Thousands for braille displays, £31 for a knife, a fork, and two spoons, and £4,000 for a wheelchair. Disabled people tell Channel 4 News why everything costs more, just to live a normal life.
Charity Scope estimates that on average disabled people face paying an astonishing £550 extra in living costs every month – more than £6,000 a year.
The additional costs include having to pay more for everyday things, like heating, or getting taxis to work; paying for specialist items, like a wheelchair; and paying more for everyday products and services like insurance, travel, clothes and cutlery.
A new independent commission has been launched to find out why disabled people pay so much extra just to get by. People will be encouraged to tell their stories so the panel, led by businessman Robin Hindle Fisher and supported by the Barrow Cadbury Trust, can work out over the next year why markets are not working efficiently for them.
Minister for Disabled People Mark Harper said: “No-one should have to pay excessive costs because they are disabled, as Scope rightly highlight. We are absolutely committed to supporting disabled people and continue to spend around £50bn a year on disabled people and their services. But many businesses are failing to adapt their services and goods for the 12 million disabled people in this country, subsequently driving up prices.”
However, disabled people point out that reductions and changes to disability benefits have left many in a worse situation.
Here are some of the stories Channel 4 News has heard from disabled viewers pointing out what everyday items cost more.
@nogobritain braille displays. something as simple as to read can cost over £2000
— Marie (@blindequestrian) July 25, 2014
Shani Thomas writes on Facebook: “Higher fuel bills, because of charging/using equipment. Taxi fares… public transport is mostly inaccessible. Food bills, because I have to buy ready-prepared items. I also self-fund a lot of equipment that wouldn’t be available on the NHS or through social services, but which make my life a lot better.”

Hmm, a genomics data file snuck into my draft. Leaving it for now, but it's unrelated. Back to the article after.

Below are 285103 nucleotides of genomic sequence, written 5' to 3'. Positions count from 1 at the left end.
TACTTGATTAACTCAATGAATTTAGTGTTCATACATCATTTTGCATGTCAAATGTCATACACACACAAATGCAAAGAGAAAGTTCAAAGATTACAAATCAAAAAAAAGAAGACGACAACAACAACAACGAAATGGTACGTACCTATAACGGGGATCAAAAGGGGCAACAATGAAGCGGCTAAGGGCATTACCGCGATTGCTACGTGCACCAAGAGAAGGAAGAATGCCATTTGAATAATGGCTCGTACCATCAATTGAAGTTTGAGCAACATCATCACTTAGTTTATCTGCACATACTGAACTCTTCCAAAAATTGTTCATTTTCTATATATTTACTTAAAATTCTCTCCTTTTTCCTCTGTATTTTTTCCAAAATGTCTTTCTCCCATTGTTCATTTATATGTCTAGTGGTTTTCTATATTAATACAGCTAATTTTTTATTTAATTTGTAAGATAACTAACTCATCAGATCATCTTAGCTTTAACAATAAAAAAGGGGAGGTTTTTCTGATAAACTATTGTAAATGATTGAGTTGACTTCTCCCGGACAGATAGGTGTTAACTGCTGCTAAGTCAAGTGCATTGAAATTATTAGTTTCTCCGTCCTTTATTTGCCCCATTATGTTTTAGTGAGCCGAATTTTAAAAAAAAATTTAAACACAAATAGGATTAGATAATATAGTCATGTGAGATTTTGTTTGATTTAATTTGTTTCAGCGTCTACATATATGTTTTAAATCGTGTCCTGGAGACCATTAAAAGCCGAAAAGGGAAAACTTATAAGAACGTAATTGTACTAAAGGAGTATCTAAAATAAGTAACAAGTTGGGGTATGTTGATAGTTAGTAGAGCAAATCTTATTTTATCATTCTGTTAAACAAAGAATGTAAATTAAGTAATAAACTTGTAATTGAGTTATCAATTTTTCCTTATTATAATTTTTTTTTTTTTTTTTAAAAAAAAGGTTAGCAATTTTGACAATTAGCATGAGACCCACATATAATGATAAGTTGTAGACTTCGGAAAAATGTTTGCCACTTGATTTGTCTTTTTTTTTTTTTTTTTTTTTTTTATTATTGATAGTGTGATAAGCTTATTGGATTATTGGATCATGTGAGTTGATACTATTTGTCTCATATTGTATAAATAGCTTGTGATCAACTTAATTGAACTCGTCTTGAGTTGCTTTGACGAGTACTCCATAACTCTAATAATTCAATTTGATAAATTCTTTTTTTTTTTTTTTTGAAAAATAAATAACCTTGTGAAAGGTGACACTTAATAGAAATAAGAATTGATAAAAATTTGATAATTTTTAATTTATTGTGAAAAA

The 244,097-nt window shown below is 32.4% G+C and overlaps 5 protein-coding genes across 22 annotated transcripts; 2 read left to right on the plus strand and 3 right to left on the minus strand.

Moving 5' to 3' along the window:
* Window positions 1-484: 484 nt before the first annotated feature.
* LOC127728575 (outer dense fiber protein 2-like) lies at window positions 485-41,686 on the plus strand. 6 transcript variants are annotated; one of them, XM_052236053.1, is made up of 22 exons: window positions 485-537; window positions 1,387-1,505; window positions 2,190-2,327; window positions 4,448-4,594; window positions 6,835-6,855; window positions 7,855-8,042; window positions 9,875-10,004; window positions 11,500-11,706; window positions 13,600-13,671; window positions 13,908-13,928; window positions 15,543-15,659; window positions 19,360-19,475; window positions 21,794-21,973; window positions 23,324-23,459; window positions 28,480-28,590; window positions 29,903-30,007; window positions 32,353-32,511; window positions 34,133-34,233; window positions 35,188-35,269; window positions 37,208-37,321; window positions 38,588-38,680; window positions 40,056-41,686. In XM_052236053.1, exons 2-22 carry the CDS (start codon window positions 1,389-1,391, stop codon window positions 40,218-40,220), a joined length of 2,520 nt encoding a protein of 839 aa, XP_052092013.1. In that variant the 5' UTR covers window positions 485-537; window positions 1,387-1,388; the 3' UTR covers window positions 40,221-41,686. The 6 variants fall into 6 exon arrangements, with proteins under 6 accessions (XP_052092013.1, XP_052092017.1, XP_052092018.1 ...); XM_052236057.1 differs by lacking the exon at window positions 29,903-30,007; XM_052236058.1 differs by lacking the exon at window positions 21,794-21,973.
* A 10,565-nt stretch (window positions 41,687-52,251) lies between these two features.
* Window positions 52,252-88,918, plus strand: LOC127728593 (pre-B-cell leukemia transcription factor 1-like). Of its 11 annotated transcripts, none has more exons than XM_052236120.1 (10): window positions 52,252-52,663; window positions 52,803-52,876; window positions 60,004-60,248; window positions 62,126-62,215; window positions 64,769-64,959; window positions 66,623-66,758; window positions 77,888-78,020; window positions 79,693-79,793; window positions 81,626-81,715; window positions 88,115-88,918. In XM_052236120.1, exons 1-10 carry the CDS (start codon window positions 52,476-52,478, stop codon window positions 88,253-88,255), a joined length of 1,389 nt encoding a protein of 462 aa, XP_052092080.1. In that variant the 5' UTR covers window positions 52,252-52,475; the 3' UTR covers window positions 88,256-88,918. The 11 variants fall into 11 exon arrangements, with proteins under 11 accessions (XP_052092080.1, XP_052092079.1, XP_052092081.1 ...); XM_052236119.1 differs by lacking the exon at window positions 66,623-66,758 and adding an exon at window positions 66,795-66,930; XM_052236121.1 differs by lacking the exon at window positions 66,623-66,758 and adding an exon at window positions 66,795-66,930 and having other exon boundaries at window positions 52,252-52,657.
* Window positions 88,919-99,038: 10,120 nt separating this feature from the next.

Jackie Smith adds: “Agreed, Higher fuel bills, taxis – I don’t even qualify for a taxi card as my partner has a car and I therefore have access to it. What am I supposed to do when he’s in work? Equipment as NHS stuff is mostly cheap and shoddy. Special clothing – I could go on…”
@nogobritain Jay Basic wheelchair cushion – £80 or more for a piece of foam rubber
— Christiane Link (@Christiane) July 25, 2014
Simon Green writes on Facebook: “£4k on a wheelchair so I can get out and about and lead a normal life. Yes I could get a free chair via NHS but they are so heavy, be impossible to get about, my lightweight chair helps me get about easier, especially as my disability prevents me from driving.”
The charity Scope has other examples – Amanda, who needed cutlery for her disabled son, had to pay £31 for one spoon, one knife, one fork and one teaspoon, even after shopping around for the cheapest option.
Or Jean, who could not afford to buy her mobility scooter outright and so bought it on hire purchase. This cost her an extra £2,000.
Another Amanda, with a 13-year-old daughter called Livvy, is charged around £8 when she gets a taxi into town from her home in Brighton on her own. When Livvy is with her, it costs £14 because the company charge her for the time to get the wheelchair in and out of the car.
Holidays are also an issue.
Dean Brenton-Davies writes: “With all holidays, disabled people can’t have last minute deals as they have to book so far in advance to get a room that they need for their wheelchair – this is particularly common with cruises.”
@nogobritain Independent hotel had no accessible rooms, to get room to manouvre had to have ‘superior’ room and pay usual premium for it.
— Sam Barnett-Cormack (@narco_sam) July 25, 2014